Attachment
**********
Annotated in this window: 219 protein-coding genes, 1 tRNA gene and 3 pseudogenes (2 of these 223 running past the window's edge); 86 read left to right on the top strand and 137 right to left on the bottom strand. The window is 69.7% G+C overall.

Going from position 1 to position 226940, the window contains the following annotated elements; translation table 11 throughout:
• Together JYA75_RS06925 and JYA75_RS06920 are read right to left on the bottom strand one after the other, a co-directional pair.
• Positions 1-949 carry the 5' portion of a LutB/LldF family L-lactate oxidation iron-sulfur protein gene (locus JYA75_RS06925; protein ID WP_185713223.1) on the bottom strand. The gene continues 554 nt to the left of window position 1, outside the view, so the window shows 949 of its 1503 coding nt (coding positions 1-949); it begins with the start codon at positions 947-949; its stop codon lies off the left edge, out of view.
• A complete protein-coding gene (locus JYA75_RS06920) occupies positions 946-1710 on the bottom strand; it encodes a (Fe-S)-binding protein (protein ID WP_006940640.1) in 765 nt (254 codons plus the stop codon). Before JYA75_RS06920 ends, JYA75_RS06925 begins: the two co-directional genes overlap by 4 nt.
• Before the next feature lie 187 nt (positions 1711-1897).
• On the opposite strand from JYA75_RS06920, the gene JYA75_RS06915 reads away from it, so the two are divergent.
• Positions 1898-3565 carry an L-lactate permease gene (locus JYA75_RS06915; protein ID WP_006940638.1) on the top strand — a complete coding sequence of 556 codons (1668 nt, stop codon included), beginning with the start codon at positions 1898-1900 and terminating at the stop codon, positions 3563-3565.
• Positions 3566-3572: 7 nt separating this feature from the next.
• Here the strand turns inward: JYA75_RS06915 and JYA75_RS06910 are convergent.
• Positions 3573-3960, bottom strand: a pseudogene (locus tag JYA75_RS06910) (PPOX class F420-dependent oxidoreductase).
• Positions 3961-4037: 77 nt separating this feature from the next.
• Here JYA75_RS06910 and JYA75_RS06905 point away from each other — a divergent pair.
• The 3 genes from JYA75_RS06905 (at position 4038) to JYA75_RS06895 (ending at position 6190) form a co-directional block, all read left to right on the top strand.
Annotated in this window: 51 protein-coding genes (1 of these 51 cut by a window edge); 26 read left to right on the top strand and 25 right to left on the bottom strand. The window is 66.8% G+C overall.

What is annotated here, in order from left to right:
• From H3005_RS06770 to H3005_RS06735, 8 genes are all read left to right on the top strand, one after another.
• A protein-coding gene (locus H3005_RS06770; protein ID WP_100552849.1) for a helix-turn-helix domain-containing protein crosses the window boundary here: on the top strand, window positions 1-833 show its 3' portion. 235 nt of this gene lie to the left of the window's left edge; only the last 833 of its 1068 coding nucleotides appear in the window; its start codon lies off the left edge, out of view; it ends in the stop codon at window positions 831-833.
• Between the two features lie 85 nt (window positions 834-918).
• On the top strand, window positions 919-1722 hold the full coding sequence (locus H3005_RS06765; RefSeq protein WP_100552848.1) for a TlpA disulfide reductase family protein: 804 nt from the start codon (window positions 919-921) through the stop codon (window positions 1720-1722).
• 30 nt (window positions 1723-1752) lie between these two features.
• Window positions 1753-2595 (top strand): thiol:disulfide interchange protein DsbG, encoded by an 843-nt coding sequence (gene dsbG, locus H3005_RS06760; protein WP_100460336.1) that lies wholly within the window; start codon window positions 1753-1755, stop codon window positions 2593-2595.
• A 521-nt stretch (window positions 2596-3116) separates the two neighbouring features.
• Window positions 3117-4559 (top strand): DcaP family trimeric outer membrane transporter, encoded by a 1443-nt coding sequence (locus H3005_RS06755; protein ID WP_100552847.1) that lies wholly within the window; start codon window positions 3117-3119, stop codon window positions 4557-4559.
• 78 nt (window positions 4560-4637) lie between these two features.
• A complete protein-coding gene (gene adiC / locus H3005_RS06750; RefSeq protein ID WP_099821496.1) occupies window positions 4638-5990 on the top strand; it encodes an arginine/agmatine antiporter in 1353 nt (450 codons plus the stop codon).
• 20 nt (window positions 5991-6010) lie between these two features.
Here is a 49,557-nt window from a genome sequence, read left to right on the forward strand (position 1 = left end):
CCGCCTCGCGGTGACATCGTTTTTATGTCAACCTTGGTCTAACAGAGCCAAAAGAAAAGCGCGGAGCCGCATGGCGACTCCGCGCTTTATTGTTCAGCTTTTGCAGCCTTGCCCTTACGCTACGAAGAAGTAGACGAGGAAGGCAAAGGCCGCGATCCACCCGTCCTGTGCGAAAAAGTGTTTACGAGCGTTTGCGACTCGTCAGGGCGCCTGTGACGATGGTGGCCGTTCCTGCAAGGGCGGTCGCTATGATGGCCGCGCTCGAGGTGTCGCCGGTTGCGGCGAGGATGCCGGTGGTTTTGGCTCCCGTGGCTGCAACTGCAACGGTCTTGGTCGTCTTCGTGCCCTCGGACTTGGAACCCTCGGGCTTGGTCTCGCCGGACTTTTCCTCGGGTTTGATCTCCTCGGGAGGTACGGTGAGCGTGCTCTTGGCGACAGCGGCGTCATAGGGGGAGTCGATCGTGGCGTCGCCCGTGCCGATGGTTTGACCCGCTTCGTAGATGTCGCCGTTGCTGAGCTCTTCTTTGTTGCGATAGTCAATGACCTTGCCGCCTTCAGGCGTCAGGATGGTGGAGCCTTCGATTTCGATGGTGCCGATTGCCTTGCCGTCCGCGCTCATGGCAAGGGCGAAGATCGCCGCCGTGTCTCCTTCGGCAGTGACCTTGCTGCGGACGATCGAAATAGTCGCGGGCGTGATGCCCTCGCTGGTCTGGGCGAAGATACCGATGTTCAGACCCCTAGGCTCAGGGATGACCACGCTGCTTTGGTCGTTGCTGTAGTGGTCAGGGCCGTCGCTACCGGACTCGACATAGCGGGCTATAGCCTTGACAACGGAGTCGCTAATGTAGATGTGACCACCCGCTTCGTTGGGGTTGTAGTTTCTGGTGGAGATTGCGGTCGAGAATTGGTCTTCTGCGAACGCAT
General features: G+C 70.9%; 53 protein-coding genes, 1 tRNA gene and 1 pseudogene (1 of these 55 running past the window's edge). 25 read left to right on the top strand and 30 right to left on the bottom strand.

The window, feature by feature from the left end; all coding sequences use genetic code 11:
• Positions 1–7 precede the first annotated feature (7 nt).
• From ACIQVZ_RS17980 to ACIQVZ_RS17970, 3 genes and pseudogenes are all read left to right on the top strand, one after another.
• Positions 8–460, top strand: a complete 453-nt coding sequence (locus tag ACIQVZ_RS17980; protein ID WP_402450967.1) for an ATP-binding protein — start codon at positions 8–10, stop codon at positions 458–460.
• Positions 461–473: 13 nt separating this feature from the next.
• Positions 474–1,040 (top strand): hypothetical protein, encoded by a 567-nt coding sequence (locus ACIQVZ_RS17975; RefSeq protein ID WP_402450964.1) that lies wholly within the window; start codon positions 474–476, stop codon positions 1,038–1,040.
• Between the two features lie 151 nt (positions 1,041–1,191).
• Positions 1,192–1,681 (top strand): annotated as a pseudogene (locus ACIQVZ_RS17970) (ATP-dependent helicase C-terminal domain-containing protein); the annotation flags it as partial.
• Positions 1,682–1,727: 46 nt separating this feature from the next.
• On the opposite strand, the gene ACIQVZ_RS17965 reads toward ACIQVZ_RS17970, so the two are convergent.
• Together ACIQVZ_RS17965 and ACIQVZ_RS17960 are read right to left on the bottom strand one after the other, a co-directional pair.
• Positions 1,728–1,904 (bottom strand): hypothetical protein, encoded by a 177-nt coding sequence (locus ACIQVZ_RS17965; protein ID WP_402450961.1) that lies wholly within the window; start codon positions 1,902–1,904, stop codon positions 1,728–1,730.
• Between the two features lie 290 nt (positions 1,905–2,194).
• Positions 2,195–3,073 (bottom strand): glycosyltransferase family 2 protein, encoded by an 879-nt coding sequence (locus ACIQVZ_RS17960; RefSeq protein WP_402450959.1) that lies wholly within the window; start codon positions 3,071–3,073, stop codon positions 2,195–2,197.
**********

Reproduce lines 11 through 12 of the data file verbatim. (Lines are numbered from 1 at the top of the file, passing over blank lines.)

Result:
• Positions 3573-3960, bottom strand: a pseudogene (locus tag JYA75_RS06910) (PPOX class F420-dependent oxidoreductase).
• Positions 3961-4037: 77 nt separating this feature from the next.